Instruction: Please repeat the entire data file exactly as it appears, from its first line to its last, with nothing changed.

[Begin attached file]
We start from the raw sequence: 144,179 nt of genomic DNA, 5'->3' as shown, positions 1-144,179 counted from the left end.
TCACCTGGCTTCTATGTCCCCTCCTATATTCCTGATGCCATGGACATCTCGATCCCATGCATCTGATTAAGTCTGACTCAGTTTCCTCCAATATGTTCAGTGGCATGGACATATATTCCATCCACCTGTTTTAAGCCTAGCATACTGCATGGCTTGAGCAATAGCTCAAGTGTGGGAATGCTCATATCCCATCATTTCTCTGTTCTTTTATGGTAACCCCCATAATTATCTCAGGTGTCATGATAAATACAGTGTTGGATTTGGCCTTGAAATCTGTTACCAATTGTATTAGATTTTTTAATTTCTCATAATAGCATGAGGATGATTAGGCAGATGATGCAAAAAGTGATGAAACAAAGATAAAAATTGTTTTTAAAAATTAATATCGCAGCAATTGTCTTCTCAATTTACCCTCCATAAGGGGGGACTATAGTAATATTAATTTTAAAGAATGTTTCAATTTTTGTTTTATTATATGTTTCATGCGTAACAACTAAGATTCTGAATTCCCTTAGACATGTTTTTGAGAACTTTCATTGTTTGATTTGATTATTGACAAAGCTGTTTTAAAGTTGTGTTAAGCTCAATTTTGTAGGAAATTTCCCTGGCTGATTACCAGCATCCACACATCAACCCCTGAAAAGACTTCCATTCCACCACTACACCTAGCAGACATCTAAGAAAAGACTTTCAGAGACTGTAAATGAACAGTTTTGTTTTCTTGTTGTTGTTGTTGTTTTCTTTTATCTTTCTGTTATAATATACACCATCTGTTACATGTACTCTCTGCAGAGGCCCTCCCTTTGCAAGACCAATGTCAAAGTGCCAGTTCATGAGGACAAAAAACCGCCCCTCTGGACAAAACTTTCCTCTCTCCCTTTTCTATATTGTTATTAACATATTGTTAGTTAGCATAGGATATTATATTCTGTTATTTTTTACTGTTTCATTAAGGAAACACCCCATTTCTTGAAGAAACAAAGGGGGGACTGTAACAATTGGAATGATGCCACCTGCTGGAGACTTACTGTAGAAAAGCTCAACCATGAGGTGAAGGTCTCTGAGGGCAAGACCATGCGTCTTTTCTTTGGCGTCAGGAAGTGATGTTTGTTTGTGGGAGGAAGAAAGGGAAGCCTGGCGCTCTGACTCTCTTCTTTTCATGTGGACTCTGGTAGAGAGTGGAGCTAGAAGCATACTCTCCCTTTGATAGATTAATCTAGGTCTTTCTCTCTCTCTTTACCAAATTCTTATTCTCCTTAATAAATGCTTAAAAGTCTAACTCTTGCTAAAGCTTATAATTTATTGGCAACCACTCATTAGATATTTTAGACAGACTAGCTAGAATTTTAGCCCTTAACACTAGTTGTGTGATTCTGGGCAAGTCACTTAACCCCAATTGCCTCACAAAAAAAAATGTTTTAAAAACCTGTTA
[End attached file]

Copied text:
We start from the raw sequence: 144,179 nt of genomic DNA, 5'->3' as shown, positions 1-144,179 counted from the left end.
TCACCTGGCTTCTATGTCCCCTCCTATATTCCTGATGCCATGGACATCTCGATCCCATGCATCTGATTAAGTCTGACTCAGTTTCCTCCAATATGTTCAGTGGCATGGACATATATTCCATCCACCTGTTTTAAGCCTAGCATACTGCATGGCTTGAGCAATAGCTCAAGTGTGGGAATGCTCATATCCCATCATTTCTCTGTTCTTTTATGGTAACCCCCATAATTATCTCAGGTGTCATGATAAATACAGTGTTGGATTTGGCCTTGAAATCTGTTACCAATTGTATTAGATTTTTTAATTTCTCATAATAGCATGAGGATGATTAGGCAGATGATGCAAAAAGTGATGAAACAAAGATAAAAATTGTTTTTAAAAATTAATATCGCAGCAATTGTCTTCTCAATTTACCCTCCATAAGGGGGGACTATAGTAATATTAATTTTAAAGAATGTTTCAATTTTTGTTTTATTATATGTTTCATGCGTAACAACTAAGATTCTGAATTCCCTTAGACATGTTTTTGAGAACTTTCATTGTTTGATTTGATTATTGACAAAGCTGTTTTAAAGTTGTGTTAAGCTCAATTTTGTAGGAAATTTCCCTGGCTGATTACCAGCATCCACACATCAACCCCTGAAAAGACTTCCATTCCACCACTACACCTAGCAGACATCTAAGAAAAGACTTTCAGAGACTGTAAATGAACAGTTTTGTTTTCTTGTTGTTGTTGTTGTTTTCTTTTATCTTTCTGTTATAATATACACCATCTGTTACATGTACTCTCTGCAGAGGCCCTCCCTTTGCAAGACCAATGTCAAAGTGCCAGTTCATGAGGACAAAAAACCGCCCCTCTGGACAAAACTTTCCTCTCTCCCTTTTCTATATTGTTATTAACATATTGTTAGTTAGCATAGGATATTATATTCTGTTATTTTTTACTGTTTCATTAAGGAAACACCCCATTTCTTGAAGAAACAAAGGGGGGACTGTAACAATTGGAATGATGCCACCTGCTGGAGACTTACTGTAGAAAAGCTCAACCATGAGGTGAAGGTCTCTGAGGGCAAGACCATGCGTCTTTTCTTTGGCGTCAGGAAGTGATGTTTGTTTGTGGGAGGAAGAAAGGGAAGCCTGGCGCTCTGACTCTCTTCTTTTCATGTGGACTCTGGTAGAGAGTGGAGCTAGAAGCATACTCTCCCTTTGATAGATTAATCTAGGTCTTTCTCTCTCTCTTTACCAAATTCTTATTCTCCTTAATAAATGCTTAAAAGTCTAACTCTTGCTAAAGCTTATAATTTATTGGCAACCACTCATTAGATATTTTAGACAGACTAGCTAGAATTTTAGCCCTTAACACTAGTTGTGTGATTCTGGGCAAGTCACTTAACCCCAATTGCCTCACAAAAAAAAATGTTTTAAAAACCTGTTA